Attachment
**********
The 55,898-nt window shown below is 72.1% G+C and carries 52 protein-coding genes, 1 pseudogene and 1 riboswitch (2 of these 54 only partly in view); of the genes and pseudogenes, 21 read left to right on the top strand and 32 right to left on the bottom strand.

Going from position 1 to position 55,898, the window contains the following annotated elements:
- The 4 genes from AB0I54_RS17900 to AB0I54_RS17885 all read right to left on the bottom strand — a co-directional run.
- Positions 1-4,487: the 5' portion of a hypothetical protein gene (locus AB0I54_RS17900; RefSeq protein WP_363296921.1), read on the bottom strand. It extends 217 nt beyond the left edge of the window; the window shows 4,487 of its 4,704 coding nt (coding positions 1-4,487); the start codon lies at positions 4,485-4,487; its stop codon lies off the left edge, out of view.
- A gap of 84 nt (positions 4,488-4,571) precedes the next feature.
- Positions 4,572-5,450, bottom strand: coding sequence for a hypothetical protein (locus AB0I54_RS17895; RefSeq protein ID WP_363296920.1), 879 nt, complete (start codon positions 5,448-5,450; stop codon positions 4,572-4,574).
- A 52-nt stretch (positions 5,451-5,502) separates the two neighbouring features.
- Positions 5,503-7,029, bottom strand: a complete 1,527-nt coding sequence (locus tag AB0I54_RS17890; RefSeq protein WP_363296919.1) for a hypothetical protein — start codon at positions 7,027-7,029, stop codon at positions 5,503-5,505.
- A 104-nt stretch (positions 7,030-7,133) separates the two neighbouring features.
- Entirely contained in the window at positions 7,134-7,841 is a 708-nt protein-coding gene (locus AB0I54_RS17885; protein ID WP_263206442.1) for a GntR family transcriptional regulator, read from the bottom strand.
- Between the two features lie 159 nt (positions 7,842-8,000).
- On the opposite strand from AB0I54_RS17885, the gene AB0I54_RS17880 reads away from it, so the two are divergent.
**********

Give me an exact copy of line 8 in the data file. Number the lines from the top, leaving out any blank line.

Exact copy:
- Positions 5,503-7,029, bottom strand: a complete 1,527-nt coding sequence (locus tag AB0I54_RS17890; RefSeq protein WP_363296919.1) for a hypothetical protein — start codon at positions 7,027-7,029, stop codon at positions 5,503-5,505.